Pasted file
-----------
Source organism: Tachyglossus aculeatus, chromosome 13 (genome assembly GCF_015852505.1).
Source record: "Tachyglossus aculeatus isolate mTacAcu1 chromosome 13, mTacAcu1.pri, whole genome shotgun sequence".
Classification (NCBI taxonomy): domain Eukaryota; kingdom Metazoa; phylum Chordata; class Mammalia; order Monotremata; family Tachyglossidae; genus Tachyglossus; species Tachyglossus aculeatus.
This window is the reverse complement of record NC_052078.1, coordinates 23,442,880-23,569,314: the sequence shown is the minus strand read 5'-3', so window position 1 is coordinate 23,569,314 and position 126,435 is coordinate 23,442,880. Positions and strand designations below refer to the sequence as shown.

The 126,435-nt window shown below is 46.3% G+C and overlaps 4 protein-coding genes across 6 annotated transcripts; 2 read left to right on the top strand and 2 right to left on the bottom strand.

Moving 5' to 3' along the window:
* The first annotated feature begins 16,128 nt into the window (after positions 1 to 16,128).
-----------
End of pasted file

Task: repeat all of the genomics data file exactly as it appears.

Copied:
Source organism: Tachyglossus aculeatus, chromosome 13 (genome assembly GCF_015852505.1).
Source record: "Tachyglossus aculeatus isolate mTacAcu1 chromosome 13, mTacAcu1.pri, whole genome shotgun sequence".
Classification (NCBI taxonomy): domain Eukaryota; kingdom Metazoa; phylum Chordata; class Mammalia; order Monotremata; family Tachyglossidae; genus Tachyglossus; species Tachyglossus aculeatus.
This window is the reverse complement of record NC_052078.1, coordinates 23,442,880-23,569,314: the sequence shown is the minus strand read 5'-3', so window position 1 is coordinate 23,569,314 and position 126,435 is coordinate 23,442,880. Positions and strand designations below refer to the sequence as shown.

The 126,435-nt window shown below is 46.3% G+C and overlaps 4 protein-coding genes across 6 annotated transcripts; 2 read left to right on the top strand and 2 right to left on the bottom strand.

Moving 5' to 3' along the window:
* The first annotated feature begins 16,128 nt into the window (after positions 1 to 16,128).